What really impressed me with the battery run Husquavarna was the operators ability to operate the saw with one hand. We had a couple of dead spruce between our cabin and the neighbors, he was able to cut limbs with one hand and toss the limbs away from the buildings. Once the limbs were removed he then proceeded to take the tree down in 3’ sections, again with one hand on the saw and the other hand was directing the sections away from the buildings. I was surprised how light the saw was, I’m 60 years old and would never attempt to run the saw with one hand, he was in his mid 20’s and had arms the size of my thighs. It was impressive how fast and efficient the crew was in taking the trees down without damaging any of the buildings.
 
Be careful. The higher torque Electric saws will not be stopped by Chainsaw Chaps.
That's a good point. I nicked my chaps for the first time ever using my battery chainsaw. It is so quiet I didn't nitice the blade was still moving after I made my cut and I didn't realize it until I felt a tug on my chaps!
 
That's a good point. I nicked my chaps for the first time ever using my battery chainsaw. It is so quiet I didn't nitice the blade was still moving after I made my cut and I didn't realize it until I felt a tug on my chaps!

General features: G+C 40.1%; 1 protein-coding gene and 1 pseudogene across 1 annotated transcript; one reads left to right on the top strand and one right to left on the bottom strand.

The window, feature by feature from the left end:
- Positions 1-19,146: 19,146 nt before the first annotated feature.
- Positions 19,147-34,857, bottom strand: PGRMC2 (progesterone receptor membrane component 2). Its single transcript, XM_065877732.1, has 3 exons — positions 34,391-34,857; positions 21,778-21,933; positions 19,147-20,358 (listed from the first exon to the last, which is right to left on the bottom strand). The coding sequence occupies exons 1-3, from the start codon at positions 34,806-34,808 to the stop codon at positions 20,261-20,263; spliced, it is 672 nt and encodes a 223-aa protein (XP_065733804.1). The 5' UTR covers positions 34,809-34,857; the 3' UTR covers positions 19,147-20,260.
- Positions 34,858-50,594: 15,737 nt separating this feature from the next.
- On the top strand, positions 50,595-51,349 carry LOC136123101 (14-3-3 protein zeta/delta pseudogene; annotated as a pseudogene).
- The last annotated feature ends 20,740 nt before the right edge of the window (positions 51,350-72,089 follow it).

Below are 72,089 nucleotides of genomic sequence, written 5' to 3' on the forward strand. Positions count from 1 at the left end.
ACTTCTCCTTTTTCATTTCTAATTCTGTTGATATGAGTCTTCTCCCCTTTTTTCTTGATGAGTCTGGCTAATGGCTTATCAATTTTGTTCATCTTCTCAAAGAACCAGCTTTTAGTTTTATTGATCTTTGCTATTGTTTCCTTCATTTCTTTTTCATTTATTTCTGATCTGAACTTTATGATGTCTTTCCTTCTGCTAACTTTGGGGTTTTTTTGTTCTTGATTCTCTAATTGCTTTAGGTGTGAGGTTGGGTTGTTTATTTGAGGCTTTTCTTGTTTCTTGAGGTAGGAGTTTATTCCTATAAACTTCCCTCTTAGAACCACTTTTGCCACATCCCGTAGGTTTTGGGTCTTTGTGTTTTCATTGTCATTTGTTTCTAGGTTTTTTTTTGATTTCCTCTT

Hope you didn't cut yourself.. Did the chaps stop the saw at all?
 
Hope you didn't cut yourself.. Did the chaps stop the saw at all?
The blade was just about stopped at the time and it only tore a half inch opening in the outer covering. However, it was enough to get my attention. Part of the learning curve for this type of saw. With a gas saw since the engine is always running and making noise you know it is on and are naturally more careful with where the blade is at all time. With the battery saw since the sound stops as soon as you release the trigger it is easy to think the saw is "off" and not think about the blade still rotating. That's how icked my chaps. I had finished my cut and was moving the saw to set it down when the bar came into contact with my chaps.
 
The blade was just about stopped...